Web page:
Rhetorical Strategy: Describing

Presented by Professor Tammy Turner, MAT, MLS

Consider

  • Purpose
  • Audience
  • Genre
  • Stance
  • Media/Design


Objectivity versus subjectivity depends upon genre (example: news report v. memoir).


Vantage Point: Where you are located in relation to what you are describing (influences what you can describe)


All the details add up to a dominant impression which may be explicitly stated or just implied based on the details


Explode a Moment


Geeta Kothari's "If You Are What You Eat, Then What Am I?" (p. 922-927)

1. What details does Kothari use to describe Indian v. American food?

2. How does the food she describes connect to cultural identity (she notes she is "not American" but also "not Indian")?

3. Which moments are exploded? Why did Kothari pick these moments?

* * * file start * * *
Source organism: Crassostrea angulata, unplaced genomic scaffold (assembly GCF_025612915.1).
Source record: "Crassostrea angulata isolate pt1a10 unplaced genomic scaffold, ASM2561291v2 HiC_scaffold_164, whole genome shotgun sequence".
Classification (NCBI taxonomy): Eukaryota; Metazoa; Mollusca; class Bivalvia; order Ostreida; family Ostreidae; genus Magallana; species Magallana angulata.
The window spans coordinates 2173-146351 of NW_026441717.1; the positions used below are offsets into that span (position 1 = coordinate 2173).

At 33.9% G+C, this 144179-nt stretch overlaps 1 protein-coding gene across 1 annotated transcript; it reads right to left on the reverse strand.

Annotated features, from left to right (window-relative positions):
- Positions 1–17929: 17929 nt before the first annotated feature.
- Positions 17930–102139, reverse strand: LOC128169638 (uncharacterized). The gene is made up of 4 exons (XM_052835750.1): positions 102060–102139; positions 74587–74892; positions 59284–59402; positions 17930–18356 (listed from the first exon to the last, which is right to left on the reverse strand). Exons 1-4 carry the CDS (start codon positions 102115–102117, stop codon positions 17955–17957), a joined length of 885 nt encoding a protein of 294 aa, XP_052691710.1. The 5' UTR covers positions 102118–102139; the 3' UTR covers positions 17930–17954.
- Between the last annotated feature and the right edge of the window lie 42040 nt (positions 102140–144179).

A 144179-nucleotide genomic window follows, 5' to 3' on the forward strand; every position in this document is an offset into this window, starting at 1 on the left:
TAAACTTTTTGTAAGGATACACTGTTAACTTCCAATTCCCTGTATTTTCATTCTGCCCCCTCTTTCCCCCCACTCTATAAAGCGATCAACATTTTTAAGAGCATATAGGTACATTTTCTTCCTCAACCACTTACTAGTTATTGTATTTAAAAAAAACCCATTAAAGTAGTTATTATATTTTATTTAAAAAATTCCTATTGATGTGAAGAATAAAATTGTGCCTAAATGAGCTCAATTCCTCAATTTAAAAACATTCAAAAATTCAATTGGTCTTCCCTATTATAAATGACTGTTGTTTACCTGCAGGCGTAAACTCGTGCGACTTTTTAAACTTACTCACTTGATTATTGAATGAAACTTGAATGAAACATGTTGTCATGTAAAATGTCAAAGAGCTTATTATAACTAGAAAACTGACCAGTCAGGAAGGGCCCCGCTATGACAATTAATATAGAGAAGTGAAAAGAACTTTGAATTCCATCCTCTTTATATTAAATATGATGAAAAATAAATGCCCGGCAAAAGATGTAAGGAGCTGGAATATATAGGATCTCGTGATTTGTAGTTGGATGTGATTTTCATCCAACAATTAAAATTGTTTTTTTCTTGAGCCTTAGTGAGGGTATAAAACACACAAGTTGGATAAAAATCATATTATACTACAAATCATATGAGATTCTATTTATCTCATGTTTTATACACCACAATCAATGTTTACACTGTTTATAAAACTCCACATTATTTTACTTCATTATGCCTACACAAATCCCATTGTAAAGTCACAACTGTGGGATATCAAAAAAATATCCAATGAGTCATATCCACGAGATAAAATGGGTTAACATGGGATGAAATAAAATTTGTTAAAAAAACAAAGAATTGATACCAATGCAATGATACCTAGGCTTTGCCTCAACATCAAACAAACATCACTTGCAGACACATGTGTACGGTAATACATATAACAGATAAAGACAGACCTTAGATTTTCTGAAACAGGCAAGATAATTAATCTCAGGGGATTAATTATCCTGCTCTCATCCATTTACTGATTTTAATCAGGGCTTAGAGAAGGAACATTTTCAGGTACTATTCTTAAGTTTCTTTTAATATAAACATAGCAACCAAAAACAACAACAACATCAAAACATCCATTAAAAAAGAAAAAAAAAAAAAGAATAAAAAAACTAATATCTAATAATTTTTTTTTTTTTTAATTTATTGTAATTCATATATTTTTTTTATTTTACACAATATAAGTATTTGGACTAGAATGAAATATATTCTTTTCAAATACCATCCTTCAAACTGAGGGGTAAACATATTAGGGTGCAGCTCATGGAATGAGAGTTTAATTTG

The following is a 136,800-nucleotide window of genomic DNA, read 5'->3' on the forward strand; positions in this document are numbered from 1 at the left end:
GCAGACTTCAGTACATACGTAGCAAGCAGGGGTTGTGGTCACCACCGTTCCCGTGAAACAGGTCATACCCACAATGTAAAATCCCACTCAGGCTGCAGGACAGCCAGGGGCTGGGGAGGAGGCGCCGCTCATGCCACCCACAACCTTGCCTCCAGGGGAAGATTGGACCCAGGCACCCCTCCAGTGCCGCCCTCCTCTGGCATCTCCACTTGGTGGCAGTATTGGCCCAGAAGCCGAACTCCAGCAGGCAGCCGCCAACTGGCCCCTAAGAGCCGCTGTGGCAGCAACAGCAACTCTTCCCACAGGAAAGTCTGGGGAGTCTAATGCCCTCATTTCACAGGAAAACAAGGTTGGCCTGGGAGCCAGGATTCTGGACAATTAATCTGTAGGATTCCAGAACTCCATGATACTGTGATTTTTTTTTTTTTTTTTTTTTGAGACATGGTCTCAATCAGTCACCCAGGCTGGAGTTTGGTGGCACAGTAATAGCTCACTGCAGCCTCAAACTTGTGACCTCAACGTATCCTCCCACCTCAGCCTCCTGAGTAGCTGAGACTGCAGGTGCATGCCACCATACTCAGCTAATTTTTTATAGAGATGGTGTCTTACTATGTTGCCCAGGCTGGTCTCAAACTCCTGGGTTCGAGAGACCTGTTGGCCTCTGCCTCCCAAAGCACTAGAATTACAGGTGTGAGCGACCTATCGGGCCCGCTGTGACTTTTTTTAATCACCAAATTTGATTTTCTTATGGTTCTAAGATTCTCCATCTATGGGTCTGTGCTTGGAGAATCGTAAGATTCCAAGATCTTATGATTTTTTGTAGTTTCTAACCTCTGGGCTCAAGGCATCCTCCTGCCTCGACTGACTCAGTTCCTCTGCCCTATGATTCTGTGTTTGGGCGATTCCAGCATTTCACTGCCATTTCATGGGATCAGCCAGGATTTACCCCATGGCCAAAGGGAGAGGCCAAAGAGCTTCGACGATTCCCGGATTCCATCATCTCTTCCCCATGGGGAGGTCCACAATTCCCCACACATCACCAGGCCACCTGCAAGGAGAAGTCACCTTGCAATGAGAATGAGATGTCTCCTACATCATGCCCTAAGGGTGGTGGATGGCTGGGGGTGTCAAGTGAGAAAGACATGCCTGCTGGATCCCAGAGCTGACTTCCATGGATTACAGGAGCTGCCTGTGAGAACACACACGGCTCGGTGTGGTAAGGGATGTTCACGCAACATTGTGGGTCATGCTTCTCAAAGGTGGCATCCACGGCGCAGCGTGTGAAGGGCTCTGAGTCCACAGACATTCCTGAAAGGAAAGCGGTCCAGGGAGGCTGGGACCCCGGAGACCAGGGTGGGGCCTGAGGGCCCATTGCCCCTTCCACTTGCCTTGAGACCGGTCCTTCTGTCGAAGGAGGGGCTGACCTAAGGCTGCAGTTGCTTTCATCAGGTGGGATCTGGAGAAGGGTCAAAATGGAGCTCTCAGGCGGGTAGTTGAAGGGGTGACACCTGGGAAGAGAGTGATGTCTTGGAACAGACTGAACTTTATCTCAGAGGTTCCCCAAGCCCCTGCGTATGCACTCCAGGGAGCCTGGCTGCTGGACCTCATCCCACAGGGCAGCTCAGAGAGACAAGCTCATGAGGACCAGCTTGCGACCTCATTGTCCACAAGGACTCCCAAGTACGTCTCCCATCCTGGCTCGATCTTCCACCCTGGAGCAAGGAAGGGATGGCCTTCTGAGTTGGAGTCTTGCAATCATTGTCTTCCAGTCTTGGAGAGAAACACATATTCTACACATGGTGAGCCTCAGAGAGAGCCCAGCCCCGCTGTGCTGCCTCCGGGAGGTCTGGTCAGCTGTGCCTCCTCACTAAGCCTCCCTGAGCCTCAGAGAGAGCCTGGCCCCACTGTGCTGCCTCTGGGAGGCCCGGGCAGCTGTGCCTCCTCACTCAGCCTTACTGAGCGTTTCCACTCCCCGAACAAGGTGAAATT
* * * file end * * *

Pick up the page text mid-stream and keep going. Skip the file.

4. What kind of introduction did Kothari use? Was it effective or ineffective? Why?

5. What kind of conclusion did Kothari use? Was it effective or ineffective? Why?

6. How did Kothari guide the reader? Title? Thesis? Topic sentences? Transitions? What about the quote at the beginning of the piece? ("To belong is to understand the tacit codes of the people you live with." - Michael Ignatieff, Blood and Belonging) Was this effective or ineffective? Why?

7. What is the rhetorical situation for this piece (audience, purpose, genre, stance, media/design)? How did this situation influence the piece?


"Janus" by Ann Beattie

http://bsa.edu.lv/docs/en.pdf


1. What is the rhetorical situation for this piece? (Audience, purpose, genre, stance, media/design)? How did this situation influence the piece?

2. What types of descriptive strategies does Beattie use? Are they effective or ineffective? Why?

3. What is the dominant impression Beattie's details are adding up to? Is this explicitly stated or implied? Which details caused you to come to this conclusion?

4. What is the vantage point used in "Janus"?

5. Is this written subjectively or objectively? Why was this viewpoint chosen?